Friday, July 16, 2010
Former Bush adviser defends decision to abuse detainees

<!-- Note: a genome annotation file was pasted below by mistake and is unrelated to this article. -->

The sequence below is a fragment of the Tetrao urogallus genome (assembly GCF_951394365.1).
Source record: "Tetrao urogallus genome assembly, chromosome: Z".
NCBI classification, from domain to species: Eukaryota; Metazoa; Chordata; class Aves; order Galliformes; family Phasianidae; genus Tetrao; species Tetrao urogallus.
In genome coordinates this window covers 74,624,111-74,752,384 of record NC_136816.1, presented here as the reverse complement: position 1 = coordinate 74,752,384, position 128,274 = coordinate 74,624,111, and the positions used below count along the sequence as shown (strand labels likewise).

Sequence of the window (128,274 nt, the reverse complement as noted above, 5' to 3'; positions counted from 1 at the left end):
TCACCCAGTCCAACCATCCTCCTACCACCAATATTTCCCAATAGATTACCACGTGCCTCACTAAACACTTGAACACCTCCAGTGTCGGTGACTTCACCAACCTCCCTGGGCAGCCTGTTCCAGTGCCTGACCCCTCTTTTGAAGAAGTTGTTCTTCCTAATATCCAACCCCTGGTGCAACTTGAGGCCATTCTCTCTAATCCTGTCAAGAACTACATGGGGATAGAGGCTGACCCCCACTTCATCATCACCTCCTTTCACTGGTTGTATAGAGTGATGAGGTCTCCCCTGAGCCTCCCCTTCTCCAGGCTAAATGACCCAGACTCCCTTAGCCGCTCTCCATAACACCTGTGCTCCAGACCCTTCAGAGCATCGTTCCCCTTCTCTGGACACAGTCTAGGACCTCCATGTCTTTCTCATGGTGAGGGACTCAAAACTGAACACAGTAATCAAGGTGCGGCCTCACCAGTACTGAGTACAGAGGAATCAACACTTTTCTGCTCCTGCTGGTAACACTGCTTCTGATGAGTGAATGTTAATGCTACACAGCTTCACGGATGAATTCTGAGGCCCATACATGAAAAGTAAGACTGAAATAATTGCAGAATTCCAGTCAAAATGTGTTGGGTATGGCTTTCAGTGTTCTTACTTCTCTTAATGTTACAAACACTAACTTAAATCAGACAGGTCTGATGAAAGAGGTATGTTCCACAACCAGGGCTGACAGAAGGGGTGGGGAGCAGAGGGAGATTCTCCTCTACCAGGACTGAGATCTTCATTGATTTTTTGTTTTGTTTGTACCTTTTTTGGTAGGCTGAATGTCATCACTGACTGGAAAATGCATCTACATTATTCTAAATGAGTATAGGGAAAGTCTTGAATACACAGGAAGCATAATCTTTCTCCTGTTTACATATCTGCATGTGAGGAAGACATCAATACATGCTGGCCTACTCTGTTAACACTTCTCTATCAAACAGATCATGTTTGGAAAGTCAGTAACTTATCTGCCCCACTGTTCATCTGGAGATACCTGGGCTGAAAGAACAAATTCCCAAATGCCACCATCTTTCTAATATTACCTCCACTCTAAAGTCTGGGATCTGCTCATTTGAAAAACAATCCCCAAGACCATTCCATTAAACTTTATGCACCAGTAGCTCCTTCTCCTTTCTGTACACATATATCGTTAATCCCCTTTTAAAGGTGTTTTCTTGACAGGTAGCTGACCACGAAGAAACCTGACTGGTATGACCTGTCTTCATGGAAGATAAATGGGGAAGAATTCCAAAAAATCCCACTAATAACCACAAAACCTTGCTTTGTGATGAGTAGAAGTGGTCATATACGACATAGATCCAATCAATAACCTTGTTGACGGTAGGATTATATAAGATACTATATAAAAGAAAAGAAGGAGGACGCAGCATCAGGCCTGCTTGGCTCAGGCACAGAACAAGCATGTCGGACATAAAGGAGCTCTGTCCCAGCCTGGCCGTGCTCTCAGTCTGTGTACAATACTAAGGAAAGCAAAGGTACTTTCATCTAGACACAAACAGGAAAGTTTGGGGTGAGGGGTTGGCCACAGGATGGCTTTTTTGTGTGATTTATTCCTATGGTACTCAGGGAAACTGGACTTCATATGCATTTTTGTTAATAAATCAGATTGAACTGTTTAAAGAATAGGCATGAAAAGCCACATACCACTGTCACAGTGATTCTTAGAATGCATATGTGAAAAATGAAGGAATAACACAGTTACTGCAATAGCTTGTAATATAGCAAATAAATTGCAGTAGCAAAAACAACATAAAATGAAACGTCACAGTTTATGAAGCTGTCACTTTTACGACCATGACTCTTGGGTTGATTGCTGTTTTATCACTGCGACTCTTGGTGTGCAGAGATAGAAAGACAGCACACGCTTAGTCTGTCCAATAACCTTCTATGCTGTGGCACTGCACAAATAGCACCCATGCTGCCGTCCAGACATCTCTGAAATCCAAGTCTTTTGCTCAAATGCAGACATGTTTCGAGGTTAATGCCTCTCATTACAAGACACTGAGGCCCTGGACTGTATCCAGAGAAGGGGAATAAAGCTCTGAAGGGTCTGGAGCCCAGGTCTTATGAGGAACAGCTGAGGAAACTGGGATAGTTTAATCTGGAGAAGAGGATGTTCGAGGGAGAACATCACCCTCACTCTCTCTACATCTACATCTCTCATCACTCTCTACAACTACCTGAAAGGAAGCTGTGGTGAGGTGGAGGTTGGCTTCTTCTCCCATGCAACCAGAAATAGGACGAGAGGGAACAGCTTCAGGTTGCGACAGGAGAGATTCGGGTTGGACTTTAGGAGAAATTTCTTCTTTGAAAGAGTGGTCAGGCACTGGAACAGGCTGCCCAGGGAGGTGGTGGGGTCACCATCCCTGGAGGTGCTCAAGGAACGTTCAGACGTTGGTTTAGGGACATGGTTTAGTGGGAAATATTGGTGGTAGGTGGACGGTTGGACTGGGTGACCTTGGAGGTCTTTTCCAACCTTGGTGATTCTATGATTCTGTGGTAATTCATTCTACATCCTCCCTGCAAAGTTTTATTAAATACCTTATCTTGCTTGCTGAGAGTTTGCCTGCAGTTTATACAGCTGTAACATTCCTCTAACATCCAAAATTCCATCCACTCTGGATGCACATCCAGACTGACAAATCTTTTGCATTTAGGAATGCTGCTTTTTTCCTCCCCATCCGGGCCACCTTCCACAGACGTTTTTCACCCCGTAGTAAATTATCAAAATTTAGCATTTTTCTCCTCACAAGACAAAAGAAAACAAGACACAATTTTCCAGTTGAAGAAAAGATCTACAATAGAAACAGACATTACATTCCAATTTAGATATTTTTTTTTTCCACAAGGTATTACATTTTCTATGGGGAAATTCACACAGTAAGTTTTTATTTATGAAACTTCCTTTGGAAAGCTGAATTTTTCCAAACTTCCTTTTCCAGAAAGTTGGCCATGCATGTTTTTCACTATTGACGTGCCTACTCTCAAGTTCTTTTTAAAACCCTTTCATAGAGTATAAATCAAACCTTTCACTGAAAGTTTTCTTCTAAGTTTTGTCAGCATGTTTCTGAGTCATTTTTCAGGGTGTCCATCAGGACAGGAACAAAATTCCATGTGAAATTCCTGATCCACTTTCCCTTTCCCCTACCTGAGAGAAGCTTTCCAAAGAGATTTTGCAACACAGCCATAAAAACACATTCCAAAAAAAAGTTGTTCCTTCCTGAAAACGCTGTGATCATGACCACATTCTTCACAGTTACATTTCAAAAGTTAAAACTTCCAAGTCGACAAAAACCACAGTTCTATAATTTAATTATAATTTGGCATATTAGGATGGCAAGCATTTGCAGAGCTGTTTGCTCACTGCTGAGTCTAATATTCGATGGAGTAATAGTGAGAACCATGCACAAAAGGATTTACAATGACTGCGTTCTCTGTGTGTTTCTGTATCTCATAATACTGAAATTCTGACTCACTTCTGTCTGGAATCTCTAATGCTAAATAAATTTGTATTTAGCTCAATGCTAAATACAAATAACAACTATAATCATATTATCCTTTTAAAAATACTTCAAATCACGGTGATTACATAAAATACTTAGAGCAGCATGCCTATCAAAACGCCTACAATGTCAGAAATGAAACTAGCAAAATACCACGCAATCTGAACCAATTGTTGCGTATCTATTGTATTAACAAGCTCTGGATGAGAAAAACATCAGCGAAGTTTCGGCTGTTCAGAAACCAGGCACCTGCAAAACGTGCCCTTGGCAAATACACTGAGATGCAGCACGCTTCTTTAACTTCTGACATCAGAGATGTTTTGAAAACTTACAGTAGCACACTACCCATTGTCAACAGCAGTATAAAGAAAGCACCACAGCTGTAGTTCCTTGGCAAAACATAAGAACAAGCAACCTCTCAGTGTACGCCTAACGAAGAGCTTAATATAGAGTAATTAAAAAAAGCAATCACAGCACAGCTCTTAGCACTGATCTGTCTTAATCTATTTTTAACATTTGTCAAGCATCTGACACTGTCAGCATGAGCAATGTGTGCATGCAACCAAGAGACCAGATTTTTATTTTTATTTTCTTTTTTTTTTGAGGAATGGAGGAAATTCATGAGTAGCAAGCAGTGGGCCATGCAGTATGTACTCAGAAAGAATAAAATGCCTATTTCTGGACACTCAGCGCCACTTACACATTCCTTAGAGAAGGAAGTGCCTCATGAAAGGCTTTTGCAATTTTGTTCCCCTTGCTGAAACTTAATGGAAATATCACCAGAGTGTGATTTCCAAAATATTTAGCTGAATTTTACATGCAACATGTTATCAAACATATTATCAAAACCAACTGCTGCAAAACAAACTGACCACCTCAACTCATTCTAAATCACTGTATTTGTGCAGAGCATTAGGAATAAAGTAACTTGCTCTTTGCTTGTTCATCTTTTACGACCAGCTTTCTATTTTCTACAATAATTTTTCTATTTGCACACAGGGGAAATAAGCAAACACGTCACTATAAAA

Anyone -- including, unfortunately, U.S. President Barack Obama -- who thinks the long nightmare that was the George W. Bush administration is behind us should consider what the former official who approved brutal interrogations of terror suspects said the other day. According to transcripts released Thursday, Judge Jay Bybee, who headed the Office of Legal Counsel from 2001 to 2003 and recommended the use of "enhanced" interrogation techniques, told Congressional investigators that he stood by his advice. “We took a muscular view of presidential authority,” Bybee said, according to the New York Times. “We were offering a bottom line to a client who wanted to know what he could do and what he couldn’t do. I wasn’t running a debating society, and I wasn’t running a law school.” Bybee's deputy, John Woo, now a law professor at the University of California in Berkeley, wrote the infamous memos approving the use of waterboarding and other invasive techniques and Bybee approved them. Bybee made his comments in closed-door testimony before the House Judiciary Committee, which is still investigating the conduct of the Central Intelligence Agency during the Bush administration. Bybee was appointed to the U.S. 9th Circuit Court of Appeals in San Francisco after he left the White House but before the contents of the torture memos were revealed publicly. Many of the memos were withdrawn by the government after the contents were leaked to the media. Bybee and Yoo were accused of misconduct after a Justice Department investigation, but its conclusions also were withdrawn. Of course, the point is not only that Bybee was in the middle of some of the worst abuses of power in the nation's history -- it's also that he still thinks he was right. Bush and Vice President Dick Cheney also believe they were right to erode respect for the rule of law that has made the United States a great nation, as if ruining the country's great traditions and sacrificing its founding principles could ever be the way to keep it safe.